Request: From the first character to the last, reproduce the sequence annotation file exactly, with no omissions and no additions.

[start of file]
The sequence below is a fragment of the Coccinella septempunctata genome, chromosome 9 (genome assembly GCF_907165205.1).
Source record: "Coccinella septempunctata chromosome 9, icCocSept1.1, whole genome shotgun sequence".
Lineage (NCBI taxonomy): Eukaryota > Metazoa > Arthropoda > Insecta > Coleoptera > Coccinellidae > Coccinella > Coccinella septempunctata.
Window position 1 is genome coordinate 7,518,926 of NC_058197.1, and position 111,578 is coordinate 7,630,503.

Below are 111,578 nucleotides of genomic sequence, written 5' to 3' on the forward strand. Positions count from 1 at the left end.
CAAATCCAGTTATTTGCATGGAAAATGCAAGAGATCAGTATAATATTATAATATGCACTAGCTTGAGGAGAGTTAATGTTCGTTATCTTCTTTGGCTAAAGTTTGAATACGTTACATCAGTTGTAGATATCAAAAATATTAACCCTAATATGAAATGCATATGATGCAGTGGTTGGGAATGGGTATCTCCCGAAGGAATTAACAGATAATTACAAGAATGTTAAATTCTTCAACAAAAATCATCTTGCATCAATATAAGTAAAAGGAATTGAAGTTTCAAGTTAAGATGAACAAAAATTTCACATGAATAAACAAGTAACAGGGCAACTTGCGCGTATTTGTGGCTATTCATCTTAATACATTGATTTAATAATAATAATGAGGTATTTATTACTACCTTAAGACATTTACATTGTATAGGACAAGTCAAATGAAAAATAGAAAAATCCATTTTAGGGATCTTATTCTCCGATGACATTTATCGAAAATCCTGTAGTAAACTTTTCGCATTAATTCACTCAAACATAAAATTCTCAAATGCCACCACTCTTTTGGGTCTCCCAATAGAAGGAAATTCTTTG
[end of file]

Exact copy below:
The sequence below is a fragment of the Coccinella septempunctata genome, chromosome 9 (genome assembly GCF_907165205.1).
Source record: "Coccinella septempunctata chromosome 9, icCocSept1.1, whole genome shotgun sequence".
Lineage (NCBI taxonomy): Eukaryota > Metazoa > Arthropoda > Insecta > Coleoptera > Coccinellidae > Coccinella > Coccinella septempunctata.
Window position 1 is genome coordinate 7,518,926 of NC_058197.1, and position 111,578 is coordinate 7,630,503.

Below are 111,578 nucleotides of genomic sequence, written 5' to 3' on the forward strand. Positions count from 1 at the left end.
CAAATCCAGTTATTTGCATGGAAAATGCAAGAGATCAGTATAATATTATAATATGCACTAGCTTGAGGAGAGTTAATGTTCGTTATCTTCTTTGGCTAAAGTTTGAATACGTTACATCAGTTGTAGATATCAAAAATATTAACCCTAATATGAAATGCATATGATGCAGTGGTTGGGAATGGGTATCTCCCGAAGGAATTAACAGATAATTACAAGAATGTTAAATTCTTCAACAAAAATCATCTTGCATCAATATAAGTAAAAGGAATTGAAGTTTCAAGTTAAGATGAACAAAAATTTCACATGAATAAACAAGTAACAGGGCAACTTGCGCGTATTTGTGGCTATTCATCTTAATACATTGATTTAATAATAATAATGAGGTATTTATTACTACCTTAAGACATTTACATTGTATAGGACAAGTCAAATGAAAAATAGAAAAATCCATTTTAGGGATCTTATTCTCCGATGACATTTATCGAAAATCCTGTAGTAAACTTTTCGCATTAATTCACTCAAACATAAAATTCTCAAATGCCACCACTCTTTTGGGTCTCCCAATAGAAGGAAATTCTTTG